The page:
We arrived at the convention to find the parking nicely signposted. It was quite a way away from the building where the convention is usually held, so much so that we wondered if it might be in a different building this time. Unfortunately there were no more helpful signs to clear this up for us. We decided to make our way to the usual building, as we’d not heard any different. This turned out to be a good decision: we were greeted with a big “Camvention” sign just outside the sports hall, and we went inside to get our passes.

The passes were strips of “seed paper”, with the Camvention logo printed on them. I thought this was a nice idea, as usually any paper convention passes just go in the bin, but this is much more environmentally friendly – just plant the pass in soil, and flowers will grow. Ed wasn’t quite as excited as me, and was worried that flowers might start growing out of his pocket if he became too warm. Cat decided she probably shouldn’t keep her pass in the same place as all her other ones.

I spent some time practicing my hoop routine, as I was booked to be in the show later. Jon warmed up and then juggled his eclectically coloured new loop clubs. I made a new friend, Kalen, who liked circuses, elephants and the Phantom of the Opera. After chatting for a while, we said goodbye and I went to a club juggling workshop. I thought the workshop leader was very handsome, and the workshop went at a nice pace. There was a wide variety of tricks, and not too much time spent on each trick, so I didn’t get bored lingering on tricks I wasn’t that interested in. I didn’t like the kick ups, as my clubs are too pretty to stamp on, but I liked dips, head rolls and shoulder rolls.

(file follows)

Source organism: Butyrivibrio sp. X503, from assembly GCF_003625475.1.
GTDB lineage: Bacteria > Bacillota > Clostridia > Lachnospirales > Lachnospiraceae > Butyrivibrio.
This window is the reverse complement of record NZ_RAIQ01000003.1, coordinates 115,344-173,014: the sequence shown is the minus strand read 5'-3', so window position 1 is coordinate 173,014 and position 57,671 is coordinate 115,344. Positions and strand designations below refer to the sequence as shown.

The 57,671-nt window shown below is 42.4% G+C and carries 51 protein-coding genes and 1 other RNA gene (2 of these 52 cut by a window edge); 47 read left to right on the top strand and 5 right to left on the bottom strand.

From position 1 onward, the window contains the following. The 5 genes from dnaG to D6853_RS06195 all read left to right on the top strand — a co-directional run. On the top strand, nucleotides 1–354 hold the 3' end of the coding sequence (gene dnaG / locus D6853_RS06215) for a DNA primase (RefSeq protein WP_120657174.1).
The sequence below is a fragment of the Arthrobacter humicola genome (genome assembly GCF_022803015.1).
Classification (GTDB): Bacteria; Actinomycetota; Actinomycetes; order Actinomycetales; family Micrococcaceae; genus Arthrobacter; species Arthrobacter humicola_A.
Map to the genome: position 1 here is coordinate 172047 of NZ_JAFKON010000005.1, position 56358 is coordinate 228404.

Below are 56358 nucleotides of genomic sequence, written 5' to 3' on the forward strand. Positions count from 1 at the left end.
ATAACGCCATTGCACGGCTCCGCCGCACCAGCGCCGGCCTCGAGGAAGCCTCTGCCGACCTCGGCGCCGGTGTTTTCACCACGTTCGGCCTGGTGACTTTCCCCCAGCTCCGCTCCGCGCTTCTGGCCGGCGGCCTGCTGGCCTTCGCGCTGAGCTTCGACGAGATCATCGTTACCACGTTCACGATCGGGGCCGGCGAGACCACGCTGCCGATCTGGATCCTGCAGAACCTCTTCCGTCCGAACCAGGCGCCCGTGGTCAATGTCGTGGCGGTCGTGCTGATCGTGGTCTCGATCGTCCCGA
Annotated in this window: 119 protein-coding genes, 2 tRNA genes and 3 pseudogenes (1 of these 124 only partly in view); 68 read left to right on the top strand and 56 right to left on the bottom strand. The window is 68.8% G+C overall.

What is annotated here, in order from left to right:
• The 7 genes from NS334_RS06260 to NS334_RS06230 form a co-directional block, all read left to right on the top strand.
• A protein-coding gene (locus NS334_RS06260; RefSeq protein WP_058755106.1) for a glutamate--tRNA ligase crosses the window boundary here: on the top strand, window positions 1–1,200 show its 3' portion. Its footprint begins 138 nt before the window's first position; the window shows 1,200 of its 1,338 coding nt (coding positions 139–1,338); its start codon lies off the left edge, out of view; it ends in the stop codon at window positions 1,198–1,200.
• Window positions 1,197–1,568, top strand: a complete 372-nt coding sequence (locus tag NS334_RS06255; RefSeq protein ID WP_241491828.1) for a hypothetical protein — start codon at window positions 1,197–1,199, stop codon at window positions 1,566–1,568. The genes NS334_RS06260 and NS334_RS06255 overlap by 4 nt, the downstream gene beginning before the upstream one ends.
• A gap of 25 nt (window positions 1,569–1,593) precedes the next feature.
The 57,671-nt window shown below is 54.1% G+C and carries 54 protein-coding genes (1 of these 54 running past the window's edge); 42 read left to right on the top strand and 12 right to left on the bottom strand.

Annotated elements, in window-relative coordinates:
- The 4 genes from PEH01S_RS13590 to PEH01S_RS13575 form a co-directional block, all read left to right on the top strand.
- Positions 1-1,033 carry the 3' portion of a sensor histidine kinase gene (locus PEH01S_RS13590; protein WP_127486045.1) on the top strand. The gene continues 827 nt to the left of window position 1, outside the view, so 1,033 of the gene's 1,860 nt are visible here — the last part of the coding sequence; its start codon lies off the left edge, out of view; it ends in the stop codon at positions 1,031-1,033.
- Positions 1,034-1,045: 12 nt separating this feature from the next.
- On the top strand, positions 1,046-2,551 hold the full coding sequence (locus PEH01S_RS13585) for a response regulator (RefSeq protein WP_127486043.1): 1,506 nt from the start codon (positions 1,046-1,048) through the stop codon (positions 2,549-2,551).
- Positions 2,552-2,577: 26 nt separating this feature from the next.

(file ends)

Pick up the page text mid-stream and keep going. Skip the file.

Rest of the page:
After the workshop I waited for Jon to finish chatting with his adoring fans (no autographs requested this time), then we left site to pick up lunch and check into our B&B.

Lunch was sandwiches from Sainsbury’s, which we ate on a bench outside. Strangely enough, Jon got cold in his t shirt and shorts in October. I was fine in my winter coat. Jon had a pasta pot with chorizo and some weird healthy-but-not-very-tasty-sounding ingredients. I had a chicken, mayo and spider sandwich.